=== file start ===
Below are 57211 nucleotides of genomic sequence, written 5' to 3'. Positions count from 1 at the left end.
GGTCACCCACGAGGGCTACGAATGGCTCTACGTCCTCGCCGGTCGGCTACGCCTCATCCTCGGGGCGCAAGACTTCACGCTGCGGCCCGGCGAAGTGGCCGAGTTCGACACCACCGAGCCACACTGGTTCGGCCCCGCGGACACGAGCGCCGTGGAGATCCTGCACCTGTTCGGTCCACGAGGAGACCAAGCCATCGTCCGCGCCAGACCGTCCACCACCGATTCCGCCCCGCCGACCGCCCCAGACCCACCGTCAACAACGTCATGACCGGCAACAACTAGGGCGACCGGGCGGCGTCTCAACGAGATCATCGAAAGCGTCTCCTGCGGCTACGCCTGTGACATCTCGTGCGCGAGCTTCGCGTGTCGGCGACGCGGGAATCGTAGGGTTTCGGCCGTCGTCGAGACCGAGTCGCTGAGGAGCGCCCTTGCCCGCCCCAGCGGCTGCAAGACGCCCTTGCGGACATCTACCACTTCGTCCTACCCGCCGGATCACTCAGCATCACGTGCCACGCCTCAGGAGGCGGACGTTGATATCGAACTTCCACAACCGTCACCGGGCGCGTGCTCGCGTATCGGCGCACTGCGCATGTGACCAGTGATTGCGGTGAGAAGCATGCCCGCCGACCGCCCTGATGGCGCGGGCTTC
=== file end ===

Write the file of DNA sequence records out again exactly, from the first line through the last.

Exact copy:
Below are 57211 nucleotides of genomic sequence, written 5' to 3'. Positions count from 1 at the left end.
GGTCACCCACGAGGGCTACGAATGGCTCTACGTCCTCGCCGGTCGGCTACGCCTCATCCTCGGGGCGCAAGACTTCACGCTGCGGCCCGGCGAAGTGGCCGAGTTCGACACCACCGAGCCACACTGGTTCGGCCCCGCGGACACGAGCGCCGTGGAGATCCTGCACCTGTTCGGTCCACGAGGAGACCAAGCCATCGTCCGCGCCAGACCGTCCACCACCGATTCCGCCCCGCCGACCGCCCCAGACCCACCGTCAACAACGTCATGACCGGCAACAACTAGGGCGACCGGGCGGCGTCTCAACGAGATCATCGAAAGCGTCTCCTGCGGCTACGCCTGTGACATCTCGTGCGCGAGCTTCGCGTGTCGGCGACGCGGGAATCGTAGGGTTTCGGCCGTCGTCGAGACCGAGTCGCTGAGGAGCGCCCTTGCCCGCCCCAGCGGCTGCAAGACGCCCTTGCGGACATCTACCACTTCGTCCTACCCGCCGGATCACTCAGCATCACGTGCCACGCCTCAGGAGGCGGACGTTGATATCGAACTTCCACAACCGTCACCGGGCGCGTGCTCGCGTATCGGCGCACTGCGCATGTGACCAGTGATTGCGGTGAGAAGCATGCCCGCCGACCGCCCTGATGGCGCGGGCTTC